Consumed by consumption
Deciding what to buy these days involves the weighing up of a multitude of sometimes competing considerations. The big one, of course, is the big, ugly splodge of carbon that gets footprinted in the course of growing, manufacturing or distributing the product in question.
It’s easy for us Africans to laugh at Europeans’ angst about such matters. After all, their supermarkets are stocked with produce that’s been flown or trucked in from all around the world. However, rising affluence in South Africa means there’s a greater willingness to pay a premium for out-of-season produce that’s been flown in.
Last week I needed green asparagus, so I made the usual visit to Woolies. I noticed that the price was double what it had been a month previous, but thought no further of it. It was only when I was about to trim them in preparation for blanching that I realised they were produced in Peru. We’ve had Kenyan or Zimbabwean green beans, broccoli or rocket for some years – and in any case they’re in Africa – but asparagus from Peru somehow pushes us into another bracket.
It has to be said that I would not normally buy produce at double the in-season price – I’d rather switch to something else that’s in season – so I’m not going to be responsible for spreading that splodge too much. I do sometimes buy imported avocado, which I pretend has been brought in by ship, which is a relatively carbon-friendly way of moving goods around (for the record, wine moves around the world by ship, not air).
I’m looking forward to the day when a bottled-water-sipper gives me the carbon footprint lecture. There are few places in the developed world these days where it is not safe to drink tap water, which by some distance is the most carbon-efficient way of distributing aqua (not to mention the cheapest). I suspect most people who order bottled water in restaurants do so because they don’t want to be perceived as being miserly. Somehow it seems so un-cool to ask specifically to be served tap water.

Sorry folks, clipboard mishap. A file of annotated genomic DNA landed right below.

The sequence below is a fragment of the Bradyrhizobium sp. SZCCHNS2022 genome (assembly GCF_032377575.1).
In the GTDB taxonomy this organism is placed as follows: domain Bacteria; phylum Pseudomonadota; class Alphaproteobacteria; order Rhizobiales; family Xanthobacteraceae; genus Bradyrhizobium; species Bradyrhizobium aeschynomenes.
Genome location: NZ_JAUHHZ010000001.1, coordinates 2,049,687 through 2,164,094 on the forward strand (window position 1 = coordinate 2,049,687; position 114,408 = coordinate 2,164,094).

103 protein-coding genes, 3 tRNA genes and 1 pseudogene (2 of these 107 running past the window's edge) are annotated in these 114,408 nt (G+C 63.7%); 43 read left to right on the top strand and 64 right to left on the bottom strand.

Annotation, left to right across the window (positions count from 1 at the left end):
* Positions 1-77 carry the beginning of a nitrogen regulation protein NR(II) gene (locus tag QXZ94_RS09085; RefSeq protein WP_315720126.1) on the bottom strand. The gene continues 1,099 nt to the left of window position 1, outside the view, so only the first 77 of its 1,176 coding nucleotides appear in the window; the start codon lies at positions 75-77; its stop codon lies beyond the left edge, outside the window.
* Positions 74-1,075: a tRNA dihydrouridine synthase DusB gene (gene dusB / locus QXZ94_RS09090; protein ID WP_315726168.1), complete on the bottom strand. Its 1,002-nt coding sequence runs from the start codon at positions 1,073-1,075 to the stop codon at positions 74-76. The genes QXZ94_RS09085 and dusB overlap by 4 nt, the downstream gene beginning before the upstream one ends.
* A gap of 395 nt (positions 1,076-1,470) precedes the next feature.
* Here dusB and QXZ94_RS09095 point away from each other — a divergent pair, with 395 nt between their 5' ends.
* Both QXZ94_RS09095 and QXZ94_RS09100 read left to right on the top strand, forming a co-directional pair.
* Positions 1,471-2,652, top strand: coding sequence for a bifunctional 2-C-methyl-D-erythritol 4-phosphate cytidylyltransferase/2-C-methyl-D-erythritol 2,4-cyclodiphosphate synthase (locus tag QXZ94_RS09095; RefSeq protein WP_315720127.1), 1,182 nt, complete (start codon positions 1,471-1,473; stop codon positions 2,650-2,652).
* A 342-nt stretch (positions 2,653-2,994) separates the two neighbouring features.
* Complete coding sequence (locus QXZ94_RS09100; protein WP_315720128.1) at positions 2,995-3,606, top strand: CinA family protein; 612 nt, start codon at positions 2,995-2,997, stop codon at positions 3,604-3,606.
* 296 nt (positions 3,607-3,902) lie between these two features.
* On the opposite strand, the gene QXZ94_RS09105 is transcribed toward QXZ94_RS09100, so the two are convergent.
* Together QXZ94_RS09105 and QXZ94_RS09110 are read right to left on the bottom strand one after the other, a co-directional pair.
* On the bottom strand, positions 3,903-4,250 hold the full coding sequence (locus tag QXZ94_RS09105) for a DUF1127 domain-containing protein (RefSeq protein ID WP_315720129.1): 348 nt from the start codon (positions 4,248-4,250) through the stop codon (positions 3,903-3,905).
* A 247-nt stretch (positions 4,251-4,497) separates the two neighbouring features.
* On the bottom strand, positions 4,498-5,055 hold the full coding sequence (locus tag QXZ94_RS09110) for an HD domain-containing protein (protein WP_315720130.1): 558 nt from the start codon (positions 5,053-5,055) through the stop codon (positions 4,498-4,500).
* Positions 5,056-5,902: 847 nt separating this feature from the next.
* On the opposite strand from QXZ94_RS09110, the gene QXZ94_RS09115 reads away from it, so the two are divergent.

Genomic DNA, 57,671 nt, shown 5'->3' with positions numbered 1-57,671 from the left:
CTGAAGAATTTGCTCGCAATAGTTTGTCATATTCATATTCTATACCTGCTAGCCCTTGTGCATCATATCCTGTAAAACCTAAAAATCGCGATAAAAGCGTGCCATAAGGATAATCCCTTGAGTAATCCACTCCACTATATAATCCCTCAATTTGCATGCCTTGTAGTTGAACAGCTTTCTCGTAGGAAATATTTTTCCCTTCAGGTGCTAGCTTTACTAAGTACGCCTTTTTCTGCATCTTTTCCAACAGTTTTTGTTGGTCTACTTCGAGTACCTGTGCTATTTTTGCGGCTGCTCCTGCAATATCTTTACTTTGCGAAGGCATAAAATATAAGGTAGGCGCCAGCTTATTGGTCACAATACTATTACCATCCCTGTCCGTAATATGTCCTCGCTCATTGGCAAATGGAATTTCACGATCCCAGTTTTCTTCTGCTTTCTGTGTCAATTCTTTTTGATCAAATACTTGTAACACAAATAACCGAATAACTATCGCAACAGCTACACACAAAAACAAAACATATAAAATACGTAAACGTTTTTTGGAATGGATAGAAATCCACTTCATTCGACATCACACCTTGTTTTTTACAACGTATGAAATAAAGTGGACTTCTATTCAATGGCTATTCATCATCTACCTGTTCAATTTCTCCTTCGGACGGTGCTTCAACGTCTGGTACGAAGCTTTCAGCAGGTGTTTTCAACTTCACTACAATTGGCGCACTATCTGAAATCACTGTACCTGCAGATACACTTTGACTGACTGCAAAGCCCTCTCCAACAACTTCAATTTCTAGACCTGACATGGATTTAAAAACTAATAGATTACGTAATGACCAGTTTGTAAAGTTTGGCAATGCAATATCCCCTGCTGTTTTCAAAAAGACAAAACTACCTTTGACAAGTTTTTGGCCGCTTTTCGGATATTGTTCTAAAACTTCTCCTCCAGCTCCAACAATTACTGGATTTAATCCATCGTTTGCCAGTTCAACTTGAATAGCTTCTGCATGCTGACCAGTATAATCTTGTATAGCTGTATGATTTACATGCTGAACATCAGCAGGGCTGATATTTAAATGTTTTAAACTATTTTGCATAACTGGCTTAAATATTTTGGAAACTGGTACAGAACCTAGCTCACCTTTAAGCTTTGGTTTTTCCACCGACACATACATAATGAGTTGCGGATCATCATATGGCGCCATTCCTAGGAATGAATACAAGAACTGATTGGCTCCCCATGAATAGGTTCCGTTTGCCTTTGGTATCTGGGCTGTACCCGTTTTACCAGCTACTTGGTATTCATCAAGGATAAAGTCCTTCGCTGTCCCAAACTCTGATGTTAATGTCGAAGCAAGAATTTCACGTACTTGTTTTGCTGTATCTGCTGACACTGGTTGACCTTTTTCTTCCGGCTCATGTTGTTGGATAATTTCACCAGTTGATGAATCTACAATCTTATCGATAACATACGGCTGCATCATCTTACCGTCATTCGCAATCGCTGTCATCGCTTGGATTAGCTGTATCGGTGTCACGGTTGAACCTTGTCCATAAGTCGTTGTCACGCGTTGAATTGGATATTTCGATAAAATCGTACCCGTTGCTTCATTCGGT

One of these days I’ll stop writing about Tokyo, I promise, but I must mention the bottled water I encountered at Foodex. Labelled Arabian Oasis, it comes from the Emirates, the carbon centre of the world, and was being dished out by promotion girls dressed so scantily they would be in danger of getting stoned in some Muslim countries. When we’re drinking bottled water from a desert country (probably produced by reverse osmosis) the perversity of modern consumerism has reached a dangerously destructive pitch.
It used to be thought that organic farming was where the ducks ate the snails, and the farmer ate the ducks (I’m happy to eat the ducks, too). While I don’t actively seek out organically-farmed produce I prefer to consume food or drink that’s been produced with the minimum of chemicals. When it comes to wine – notoriously difficult to grow organically – bear in mind that the vines have to be sprayed more regularly for downy mildew, which substantially increases the carbon footprint.
I’m troubled by the viability of fish stocks every time I see a big, beautiful tuna, yellow tail or geelbek lying on crushed ice at the fishmonger’s. How long must it take them to grow to that size? Can there really be so many of them that they can be fished as intensively as they are? My solution is to switch to farmed salmon, but then I have to consider the carbon footprint (fresh salmon gets flown to South Africa). There just doesn’t seem to be a win-win solution.
I could switch to Karoo lamb, which is effectively farmed organically, but what would Patrick Holford say about me eating all this meat, not to mention the lack of fish in my diet? Dare I suggest that he has a box of pills or capsules to sell me?
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